Software Workshop: Creating a Composite Car Photo Like the Pros

How to make the rubber meet the road

Toronto-based Steve Moretti’s love of automotive photography is evident in his pictures. And to create images of cars on location, this pro often works closely with retoucher Thomas Dziedzic of Ditomasi Productions. For this composite, Moretti captured the background scene at sunrise, shooting multiple sets of about seven bracketed images 2/3 or 1 stop apart. The car in this image was shot in a separate location with less traffic but similar lighting conditions so it would match the background. Moretti used the same lens, height, and angle as he did for the background. Before wrapping the shoot, Moretti cut out the car in Adobe Photoshop and pasted it onto a background image, or plate, to ensure it matched. Then he sent all the images to Ditomasi Productions to work its magic. Given the complexity and detail of this composite, we streamlined this tutorial to show you the basic process.
Open the background plates (bracketed images) or place all the plates in a single folder. In Photoshop, go to File > Automate > Merge to HDR Pro (or use a plug-in—Ditomasi Productions used Photomatix). Select the files you want to merge and click OK. In the Merge to HDR Pro dialogue, remove any ghosting and adjust other parameters as needed.
Create a clean canvas to draw the eye to the main subject by removing visual distractions, such as the wire overhead. The yellow mid-line was also eliminated to visually broaden the road. Choose the Spot Healing Brush tool [J], and use a hard-edged brush about the same diameter as the object you want to remove. Select Content-Aware Fill in the options bar. For continuous elements, such as the wire in this image, click on one end, hold down the Shift key, then click on the other end (shown circled in progress). Use the Spot Healing Brush to selectively paint out other elements as necessary.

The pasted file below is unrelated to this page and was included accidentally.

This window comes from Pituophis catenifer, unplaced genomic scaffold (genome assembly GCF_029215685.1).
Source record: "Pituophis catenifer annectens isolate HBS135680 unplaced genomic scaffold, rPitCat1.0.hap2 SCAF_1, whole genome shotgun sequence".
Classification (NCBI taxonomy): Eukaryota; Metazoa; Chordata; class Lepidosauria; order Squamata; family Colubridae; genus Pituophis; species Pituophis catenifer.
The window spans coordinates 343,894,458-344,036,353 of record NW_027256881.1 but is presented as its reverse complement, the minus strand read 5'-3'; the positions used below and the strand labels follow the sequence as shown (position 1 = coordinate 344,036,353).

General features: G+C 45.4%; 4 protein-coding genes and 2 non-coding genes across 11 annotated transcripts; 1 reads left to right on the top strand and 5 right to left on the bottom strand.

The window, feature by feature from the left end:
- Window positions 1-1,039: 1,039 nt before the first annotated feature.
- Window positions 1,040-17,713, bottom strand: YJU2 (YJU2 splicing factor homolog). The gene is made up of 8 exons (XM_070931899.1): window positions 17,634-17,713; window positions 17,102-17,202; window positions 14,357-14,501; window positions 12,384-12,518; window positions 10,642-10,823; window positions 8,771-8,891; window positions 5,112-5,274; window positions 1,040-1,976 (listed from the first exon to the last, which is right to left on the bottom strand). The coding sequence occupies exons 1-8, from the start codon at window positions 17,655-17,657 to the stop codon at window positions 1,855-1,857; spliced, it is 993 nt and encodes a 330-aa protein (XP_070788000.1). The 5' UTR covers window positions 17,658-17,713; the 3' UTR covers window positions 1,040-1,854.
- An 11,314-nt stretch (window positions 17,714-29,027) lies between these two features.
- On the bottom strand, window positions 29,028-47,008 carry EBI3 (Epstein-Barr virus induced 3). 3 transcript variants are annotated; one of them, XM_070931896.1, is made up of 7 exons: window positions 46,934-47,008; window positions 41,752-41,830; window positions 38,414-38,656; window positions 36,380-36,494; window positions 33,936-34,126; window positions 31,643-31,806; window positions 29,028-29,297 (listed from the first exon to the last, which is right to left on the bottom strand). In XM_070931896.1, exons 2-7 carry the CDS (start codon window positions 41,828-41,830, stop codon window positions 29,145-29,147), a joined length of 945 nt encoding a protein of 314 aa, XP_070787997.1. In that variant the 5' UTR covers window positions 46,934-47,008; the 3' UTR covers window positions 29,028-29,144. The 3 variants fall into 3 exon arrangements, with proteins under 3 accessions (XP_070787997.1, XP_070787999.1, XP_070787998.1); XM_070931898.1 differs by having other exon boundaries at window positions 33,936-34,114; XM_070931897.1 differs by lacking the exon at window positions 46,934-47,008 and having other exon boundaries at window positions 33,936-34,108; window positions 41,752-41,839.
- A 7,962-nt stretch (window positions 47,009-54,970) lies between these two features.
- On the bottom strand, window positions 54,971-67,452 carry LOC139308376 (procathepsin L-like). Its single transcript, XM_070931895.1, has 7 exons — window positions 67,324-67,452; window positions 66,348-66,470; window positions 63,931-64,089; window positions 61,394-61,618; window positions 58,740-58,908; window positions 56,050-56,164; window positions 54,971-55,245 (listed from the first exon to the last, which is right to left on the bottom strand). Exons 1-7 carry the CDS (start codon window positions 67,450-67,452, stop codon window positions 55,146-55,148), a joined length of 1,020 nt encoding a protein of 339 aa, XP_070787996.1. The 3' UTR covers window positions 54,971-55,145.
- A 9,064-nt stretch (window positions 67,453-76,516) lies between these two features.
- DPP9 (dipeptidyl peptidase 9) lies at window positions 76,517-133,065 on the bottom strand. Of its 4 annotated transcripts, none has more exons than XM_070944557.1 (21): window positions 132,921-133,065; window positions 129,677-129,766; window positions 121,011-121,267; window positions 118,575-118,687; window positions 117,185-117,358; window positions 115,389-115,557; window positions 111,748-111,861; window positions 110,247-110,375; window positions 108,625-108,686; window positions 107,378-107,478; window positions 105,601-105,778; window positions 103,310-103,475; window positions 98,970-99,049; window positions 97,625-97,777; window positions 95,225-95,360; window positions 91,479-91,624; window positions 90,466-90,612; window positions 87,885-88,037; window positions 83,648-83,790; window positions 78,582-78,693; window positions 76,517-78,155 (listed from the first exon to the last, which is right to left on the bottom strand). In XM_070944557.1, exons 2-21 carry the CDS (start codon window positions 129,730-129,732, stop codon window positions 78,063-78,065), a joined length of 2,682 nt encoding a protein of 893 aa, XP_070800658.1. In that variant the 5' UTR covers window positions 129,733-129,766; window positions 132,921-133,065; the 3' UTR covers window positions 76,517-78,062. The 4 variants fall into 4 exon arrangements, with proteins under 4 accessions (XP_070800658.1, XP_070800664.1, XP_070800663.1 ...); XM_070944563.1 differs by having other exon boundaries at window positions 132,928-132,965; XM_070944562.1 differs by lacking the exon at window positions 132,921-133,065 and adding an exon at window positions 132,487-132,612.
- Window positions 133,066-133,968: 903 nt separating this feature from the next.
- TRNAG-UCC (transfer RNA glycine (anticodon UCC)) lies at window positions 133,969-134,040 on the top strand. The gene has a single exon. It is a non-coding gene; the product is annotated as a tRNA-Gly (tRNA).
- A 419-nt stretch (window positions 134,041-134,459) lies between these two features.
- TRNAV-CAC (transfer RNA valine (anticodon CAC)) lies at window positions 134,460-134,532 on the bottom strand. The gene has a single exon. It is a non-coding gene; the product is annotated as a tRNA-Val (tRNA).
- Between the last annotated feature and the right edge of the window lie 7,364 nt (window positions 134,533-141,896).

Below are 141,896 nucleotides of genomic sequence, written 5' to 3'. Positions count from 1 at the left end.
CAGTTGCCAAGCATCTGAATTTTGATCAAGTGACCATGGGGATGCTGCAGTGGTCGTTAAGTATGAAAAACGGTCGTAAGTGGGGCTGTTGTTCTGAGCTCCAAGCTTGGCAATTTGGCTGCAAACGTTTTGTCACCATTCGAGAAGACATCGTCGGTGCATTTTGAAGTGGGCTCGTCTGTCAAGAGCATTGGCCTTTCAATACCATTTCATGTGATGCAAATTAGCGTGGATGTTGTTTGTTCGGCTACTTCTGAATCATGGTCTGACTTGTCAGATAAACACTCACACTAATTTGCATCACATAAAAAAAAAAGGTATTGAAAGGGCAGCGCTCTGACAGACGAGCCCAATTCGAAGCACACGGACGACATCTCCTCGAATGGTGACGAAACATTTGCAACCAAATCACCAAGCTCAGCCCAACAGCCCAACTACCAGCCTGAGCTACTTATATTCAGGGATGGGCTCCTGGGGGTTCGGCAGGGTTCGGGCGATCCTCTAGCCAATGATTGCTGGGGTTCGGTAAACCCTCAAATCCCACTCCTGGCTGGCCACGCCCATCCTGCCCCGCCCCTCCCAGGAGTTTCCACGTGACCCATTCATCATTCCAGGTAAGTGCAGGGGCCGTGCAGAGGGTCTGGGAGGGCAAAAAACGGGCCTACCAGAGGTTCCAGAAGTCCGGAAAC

Ditomasi expanded the background horizontally to balance the composition and give the car more room to visually move forward in the scene; otherwise, the car would essentially have nowhere to go except off the edge of the canvas. To expand the background, duplicate the background layer. Select the new layer. Go to Edit > Transform and grab the center handles (circled) at the horizontal edges of the canvas (the white area; not the image itself). Drag the edges of the canvas to the desired width and. Click the checkmark to apply the adjustment.
To balance the color temperature of the merged background plates so it appears that they were all shot at the same time of day, apply adjustments as needed. The retoucher used multiple layer adjustments to tweak the sky and rock formation at left. First, select the sky (the Quick Selection tool worked well). Go to Layer > New Adjustment Layer and choose Levels, Curves, or Hue/Saturation. Select and add new adjustment layers as needed.
To create the illusion that you were shooting from a lead car, add motion blur. In this image, blur was added to the tree, part of the road, the railing, and the foliage in the lower left. First, duplicate your background layer. Then use the Lasso tool to select an area to blur. Go to Filter > Blur > Motion Blur. Adjust the Angle to simulate motion direction (90 degrees is vertical). Start with a 0 degree angle for a right-to-left motion. Adjust Distance to increase or decrease the amount of blur. Repeat as necessary throughout the image.
As in step one, merge the bracketed shots of the car. Use the Pen tool to cut it out (and its shadow, if possible) and paste it onto the road. Go to Edit > Transform, then grab a corner handle and hold Shift to adjust size and angle without altering proportion. If necessary, use Perspective Warp (Edit > Perspective Warp) to adjust the car’s placement to fit the overall perspective. If you have a photo of a spinning tire (see Quick Tip), cut and paste it into place; Ditomasi Productions used spinning tires on both front and rear tires.